Friday, May 13, 2011
Raising The Bar In Photography
Is it just me or does the bar for photography keep getting raised? I feel like the bar isn’t just going up, it has already reached staggering heights! Glen Allison recently brought to my attention a photographer, Elena Vizerskaya, who contributes to iStockphoto and Getty (via the Vetta Collection). Her work can be seen here: http://www.istockphoto.com/article_view.php?ID=975. There is no doubt in my mind that Elena is well on the road to success, huge success, in photography (okay, maybe she is already there...but "being on the road" fits my headline better). The key to success in professional photography in the coming years requires excellence, and lots of it.
Excellence In Photography
Excellence doesn’t necessarily mean pushing the limits of one’s vision, though looking at Elena’s work certainly pushes me in that direction. That excellence can take many forms, not just in the photography itself. Excellence can be expressed in marketing, in production, and in finding and utilizing new venues for your work. Yuri Arcurs has mastered the production of quantity and quality images that are perfect for microstock, and has succeeded beyond the vast majority of even the best of established traditional stock shooters. Bill Bachman apparently succeeds utilizing those “traditional” channels. Lee Torrens is succeeding by reporting on microstock photography. Quang-Tuan Luong, and Rolf Hicker succeed with both quality work and effective Internet marketing. Ron Chapple has re-invented himself and is both succeeding and having a blast doing high-end aerial photography. A host of photographers appear to be succeeding by moving into teaching and or leading photo tours. Colin Anderson, Like Elena, succeeds by producing signature work. Despite the crashing of the photography world for a huge number of shooters, there are still success stories all around us.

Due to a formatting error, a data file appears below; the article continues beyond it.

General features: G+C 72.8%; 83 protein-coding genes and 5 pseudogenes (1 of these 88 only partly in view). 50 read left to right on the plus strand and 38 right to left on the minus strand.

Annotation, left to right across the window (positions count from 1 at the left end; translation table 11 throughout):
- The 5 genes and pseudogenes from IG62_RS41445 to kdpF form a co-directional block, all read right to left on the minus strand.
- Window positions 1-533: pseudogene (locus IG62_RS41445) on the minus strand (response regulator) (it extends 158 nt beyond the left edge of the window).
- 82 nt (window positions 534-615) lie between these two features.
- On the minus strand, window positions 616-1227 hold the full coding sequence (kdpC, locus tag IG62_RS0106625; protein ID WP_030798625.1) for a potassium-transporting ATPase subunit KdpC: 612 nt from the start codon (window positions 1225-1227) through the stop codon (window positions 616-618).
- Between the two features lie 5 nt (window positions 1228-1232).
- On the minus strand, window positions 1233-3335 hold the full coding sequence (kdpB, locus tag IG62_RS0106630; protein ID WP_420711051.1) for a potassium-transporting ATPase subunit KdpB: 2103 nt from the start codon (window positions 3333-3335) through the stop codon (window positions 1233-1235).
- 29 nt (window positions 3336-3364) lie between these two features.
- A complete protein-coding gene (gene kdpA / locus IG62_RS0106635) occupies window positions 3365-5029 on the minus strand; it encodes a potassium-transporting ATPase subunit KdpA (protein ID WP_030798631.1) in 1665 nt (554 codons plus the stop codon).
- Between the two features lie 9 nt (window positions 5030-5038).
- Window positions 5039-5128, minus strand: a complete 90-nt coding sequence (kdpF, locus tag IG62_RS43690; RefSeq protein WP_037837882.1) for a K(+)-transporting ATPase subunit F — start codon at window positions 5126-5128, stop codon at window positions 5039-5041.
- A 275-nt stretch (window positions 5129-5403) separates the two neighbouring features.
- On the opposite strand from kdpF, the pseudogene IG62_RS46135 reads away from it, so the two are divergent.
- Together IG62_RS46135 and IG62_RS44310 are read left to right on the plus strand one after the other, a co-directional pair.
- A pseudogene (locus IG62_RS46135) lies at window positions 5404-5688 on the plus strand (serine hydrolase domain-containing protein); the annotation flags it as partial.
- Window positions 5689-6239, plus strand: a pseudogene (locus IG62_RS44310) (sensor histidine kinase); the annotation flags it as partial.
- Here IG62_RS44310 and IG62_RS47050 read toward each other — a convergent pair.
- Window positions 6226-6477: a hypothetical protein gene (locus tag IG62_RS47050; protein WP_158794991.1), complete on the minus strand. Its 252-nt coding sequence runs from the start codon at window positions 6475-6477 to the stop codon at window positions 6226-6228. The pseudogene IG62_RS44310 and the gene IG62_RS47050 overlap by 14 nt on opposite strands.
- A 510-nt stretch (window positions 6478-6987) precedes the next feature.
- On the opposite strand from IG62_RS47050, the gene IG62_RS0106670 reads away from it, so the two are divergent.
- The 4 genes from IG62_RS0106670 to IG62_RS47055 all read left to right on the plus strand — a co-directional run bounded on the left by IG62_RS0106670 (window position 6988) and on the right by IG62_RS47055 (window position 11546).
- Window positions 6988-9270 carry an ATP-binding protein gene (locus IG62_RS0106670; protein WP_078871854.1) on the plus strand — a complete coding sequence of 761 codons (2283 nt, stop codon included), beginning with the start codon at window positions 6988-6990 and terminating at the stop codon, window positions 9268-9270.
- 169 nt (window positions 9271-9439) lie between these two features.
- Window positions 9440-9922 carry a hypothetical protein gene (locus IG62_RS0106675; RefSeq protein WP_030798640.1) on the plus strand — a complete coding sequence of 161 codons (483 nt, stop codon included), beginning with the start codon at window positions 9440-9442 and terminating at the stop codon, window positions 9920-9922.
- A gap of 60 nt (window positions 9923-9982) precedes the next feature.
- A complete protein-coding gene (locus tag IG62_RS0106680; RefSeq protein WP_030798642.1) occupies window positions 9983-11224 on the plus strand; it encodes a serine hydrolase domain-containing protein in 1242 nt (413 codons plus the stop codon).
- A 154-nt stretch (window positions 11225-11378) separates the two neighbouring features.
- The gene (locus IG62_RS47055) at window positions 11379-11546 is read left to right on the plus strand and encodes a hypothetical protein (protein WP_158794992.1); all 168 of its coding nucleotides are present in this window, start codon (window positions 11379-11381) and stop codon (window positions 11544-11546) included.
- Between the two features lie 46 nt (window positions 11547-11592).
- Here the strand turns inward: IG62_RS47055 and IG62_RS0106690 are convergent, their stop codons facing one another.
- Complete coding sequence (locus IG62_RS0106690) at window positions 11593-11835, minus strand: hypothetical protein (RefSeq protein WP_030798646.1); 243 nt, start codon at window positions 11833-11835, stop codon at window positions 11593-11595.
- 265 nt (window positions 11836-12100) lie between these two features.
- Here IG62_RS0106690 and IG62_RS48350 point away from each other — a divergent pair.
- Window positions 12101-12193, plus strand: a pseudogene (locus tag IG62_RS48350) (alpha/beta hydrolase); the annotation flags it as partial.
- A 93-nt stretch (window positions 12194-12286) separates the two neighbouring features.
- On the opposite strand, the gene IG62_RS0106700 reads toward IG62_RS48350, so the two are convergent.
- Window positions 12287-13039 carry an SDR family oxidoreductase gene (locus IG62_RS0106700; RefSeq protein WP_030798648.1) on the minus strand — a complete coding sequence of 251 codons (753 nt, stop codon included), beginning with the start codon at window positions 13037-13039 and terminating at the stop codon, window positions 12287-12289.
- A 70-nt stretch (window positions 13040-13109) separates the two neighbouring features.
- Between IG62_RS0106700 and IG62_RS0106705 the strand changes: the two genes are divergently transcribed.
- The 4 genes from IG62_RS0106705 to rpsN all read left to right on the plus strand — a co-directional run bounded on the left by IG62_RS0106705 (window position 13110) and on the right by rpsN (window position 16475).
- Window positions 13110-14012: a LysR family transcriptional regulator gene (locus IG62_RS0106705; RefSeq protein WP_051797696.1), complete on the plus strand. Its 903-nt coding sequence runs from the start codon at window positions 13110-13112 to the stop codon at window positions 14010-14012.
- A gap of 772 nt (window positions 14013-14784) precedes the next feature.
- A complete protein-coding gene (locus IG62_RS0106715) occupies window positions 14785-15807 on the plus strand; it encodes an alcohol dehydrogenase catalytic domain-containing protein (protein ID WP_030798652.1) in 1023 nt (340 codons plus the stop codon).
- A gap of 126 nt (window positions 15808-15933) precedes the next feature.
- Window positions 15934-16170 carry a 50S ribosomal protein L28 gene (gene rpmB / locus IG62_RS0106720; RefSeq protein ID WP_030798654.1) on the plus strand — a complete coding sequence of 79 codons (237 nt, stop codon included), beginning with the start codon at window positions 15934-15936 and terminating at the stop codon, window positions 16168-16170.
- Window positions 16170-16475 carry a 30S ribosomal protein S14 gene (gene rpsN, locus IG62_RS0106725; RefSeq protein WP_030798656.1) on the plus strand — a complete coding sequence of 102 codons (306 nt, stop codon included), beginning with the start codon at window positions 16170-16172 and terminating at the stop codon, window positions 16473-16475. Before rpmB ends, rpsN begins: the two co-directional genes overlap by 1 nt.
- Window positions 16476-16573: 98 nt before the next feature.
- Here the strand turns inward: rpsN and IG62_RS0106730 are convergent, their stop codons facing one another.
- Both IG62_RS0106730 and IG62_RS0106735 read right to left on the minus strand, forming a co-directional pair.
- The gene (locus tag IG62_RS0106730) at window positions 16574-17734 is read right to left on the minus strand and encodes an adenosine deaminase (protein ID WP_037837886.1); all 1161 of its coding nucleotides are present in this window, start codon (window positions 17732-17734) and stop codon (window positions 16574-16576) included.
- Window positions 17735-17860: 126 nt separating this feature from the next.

Seeking Excellence In What Works For You
I can’t speak for everyone, but the photographers I know who are successful put tremendous amounts of time and effort into their businesses. They give their all in there quest for excellence. I believe the best approach is to nurture creativity, find the avenues that work for you, and pursue those avenues with dedication and passion. I am unwilling to do what Yuri Arcurs does, I don’t have Colin Anderson’s unique vision, nor Elena Vizerskaya’s either. I can’t compete with the nature photography of Quang-Tuan Luong or Rolf Hicker, so I have to seek excellence in what works for me, and I have to be open to the new realities.
Glen Alison, Fearlessly Re-Inventing Himself Again
By the way, Glen Allison, who brought this whole thought process up to me with a link to an article on Elena Vizerskaya, is busy fearlessly re-inventing himself yet again. Here is a photographer who is paying attention, open to the new realities, and constantly seeking excellence. He is now blogging about the combination of nude photography and travel…now who could resist that combination?
The Collapse of the Professional Photography World
Maybe this “collapse” of the professional photography world is a good thing in a way, because it means we can’t lolly-gag along doing what we have always done. We have to keep our eyes and ears open (not to mention our minds) as we never have before. We have to keep learning and keep growing. We have to be alive in every sense of the word...and that is a very good thing.